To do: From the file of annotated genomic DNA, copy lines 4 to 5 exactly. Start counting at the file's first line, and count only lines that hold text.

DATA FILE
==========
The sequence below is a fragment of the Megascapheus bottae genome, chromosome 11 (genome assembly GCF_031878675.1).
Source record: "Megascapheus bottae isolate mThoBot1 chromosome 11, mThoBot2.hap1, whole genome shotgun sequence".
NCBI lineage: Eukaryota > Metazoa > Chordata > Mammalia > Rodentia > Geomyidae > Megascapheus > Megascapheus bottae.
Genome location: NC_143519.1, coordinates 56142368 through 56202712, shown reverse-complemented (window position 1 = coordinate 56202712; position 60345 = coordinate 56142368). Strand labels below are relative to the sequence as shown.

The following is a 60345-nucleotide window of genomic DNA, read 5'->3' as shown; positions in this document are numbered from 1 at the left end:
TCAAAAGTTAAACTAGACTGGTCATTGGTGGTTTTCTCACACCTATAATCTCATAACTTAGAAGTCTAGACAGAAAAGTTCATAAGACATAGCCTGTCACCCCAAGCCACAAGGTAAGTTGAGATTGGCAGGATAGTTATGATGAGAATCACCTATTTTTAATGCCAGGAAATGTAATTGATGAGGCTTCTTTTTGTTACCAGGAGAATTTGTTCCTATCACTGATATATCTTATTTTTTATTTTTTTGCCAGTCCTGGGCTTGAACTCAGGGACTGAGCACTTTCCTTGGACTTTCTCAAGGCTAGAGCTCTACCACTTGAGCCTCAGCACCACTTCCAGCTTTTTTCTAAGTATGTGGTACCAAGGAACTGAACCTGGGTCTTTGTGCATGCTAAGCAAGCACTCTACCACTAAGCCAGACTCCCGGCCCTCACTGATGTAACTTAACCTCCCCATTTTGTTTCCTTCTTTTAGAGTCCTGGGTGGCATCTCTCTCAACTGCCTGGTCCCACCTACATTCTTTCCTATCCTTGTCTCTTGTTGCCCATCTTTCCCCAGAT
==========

Genome location: NC_143519.1, coordinates 56142368 through 56202712, shown reverse-complemented (window position 1 = coordinate 56202712; position 60345 = coordinate 56142368). Strand labels below are relative to the sequence as shown.

The following is a 60345-nucleotide window of genomic DNA, read 5'->3' as shown; positions in this document are numbered from 1 at the left end: